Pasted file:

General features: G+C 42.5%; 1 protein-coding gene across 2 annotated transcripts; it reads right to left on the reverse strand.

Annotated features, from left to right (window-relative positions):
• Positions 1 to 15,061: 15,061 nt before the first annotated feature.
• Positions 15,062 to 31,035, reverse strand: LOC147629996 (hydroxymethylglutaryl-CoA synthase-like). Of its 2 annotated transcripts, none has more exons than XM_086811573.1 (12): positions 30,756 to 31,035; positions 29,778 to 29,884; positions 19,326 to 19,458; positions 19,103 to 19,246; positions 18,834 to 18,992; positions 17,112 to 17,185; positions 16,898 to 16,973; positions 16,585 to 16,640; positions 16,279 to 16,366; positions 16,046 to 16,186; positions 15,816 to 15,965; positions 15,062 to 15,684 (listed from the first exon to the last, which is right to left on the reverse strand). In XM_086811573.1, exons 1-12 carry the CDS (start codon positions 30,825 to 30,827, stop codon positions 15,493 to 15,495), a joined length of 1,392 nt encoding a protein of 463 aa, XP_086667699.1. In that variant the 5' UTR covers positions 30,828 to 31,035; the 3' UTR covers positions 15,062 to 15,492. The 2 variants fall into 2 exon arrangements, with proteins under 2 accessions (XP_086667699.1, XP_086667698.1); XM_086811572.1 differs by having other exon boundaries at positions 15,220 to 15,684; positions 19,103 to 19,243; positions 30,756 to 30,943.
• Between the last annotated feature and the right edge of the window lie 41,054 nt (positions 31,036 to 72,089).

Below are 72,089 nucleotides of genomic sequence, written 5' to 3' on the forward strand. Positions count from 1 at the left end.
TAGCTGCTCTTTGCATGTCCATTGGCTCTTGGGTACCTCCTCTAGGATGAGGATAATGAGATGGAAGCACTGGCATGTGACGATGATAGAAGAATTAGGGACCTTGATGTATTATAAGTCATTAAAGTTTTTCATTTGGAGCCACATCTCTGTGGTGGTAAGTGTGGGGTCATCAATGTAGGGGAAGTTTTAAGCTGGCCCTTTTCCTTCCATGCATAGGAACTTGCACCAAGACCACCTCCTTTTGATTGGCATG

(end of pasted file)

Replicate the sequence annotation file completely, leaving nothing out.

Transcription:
General features: G+C 42.5%; 1 protein-coding gene across 2 annotated transcripts; it reads right to left on the reverse strand.

Annotated features, from left to right (window-relative positions):
• Positions 1 to 15,061: 15,061 nt before the first annotated feature.
• Positions 15,062 to 31,035, reverse strand: LOC147629996 (hydroxymethylglutaryl-CoA synthase-like). Of its 2 annotated transcripts, none has more exons than XM_086811573.1 (12): positions 30,756 to 31,035; positions 29,778 to 29,884; positions 19,326 to 19,458; positions 19,103 to 19,246; positions 18,834 to 18,992; positions 17,112 to 17,185; positions 16,898 to 16,973; positions 16,585 to 16,640; positions 16,279 to 16,366; positions 16,046 to 16,186; positions 15,816 to 15,965; positions 15,062 to 15,684 (listed from the first exon to the last, which is right to left on the reverse strand). In XM_086811573.1, exons 1-12 carry the CDS (start codon positions 30,825 to 30,827, stop codon positions 15,493 to 15,495), a joined length of 1,392 nt encoding a protein of 463 aa, XP_086667699.1. In that variant the 5' UTR covers positions 30,828 to 31,035; the 3' UTR covers positions 15,062 to 15,492. The 2 variants fall into 2 exon arrangements, with proteins under 2 accessions (XP_086667699.1, XP_086667698.1); XM_086811572.1 differs by having other exon boundaries at positions 15,220 to 15,684; positions 19,103 to 19,243; positions 30,756 to 30,943.
• Between the last annotated feature and the right edge of the window lie 41,054 nt (positions 31,036 to 72,089).

Below are 72,089 nucleotides of genomic sequence, written 5' to 3' on the forward strand. Positions count from 1 at the left end.
TAGCTGCTCTTTGCATGTCCATTGGCTCTTGGGTACCTCCTCTAGGATGAGGATAATGAGATGGAAGCACTGGCATGTGACGATGATAGAAGAATTAGGGACCTTGATGTATTATAAGTCATTAAAGTTTTTCATTTGGAGCCACATCTCTGTGGTGGTAAGTGTGGGGTCATCAATGTAGGGGAAGTTTTAAGCTGGCCCTTTTCCTTCCATGCATAGGAACTTGCACCAAGACCACCTCCTTTTGATTGGCATG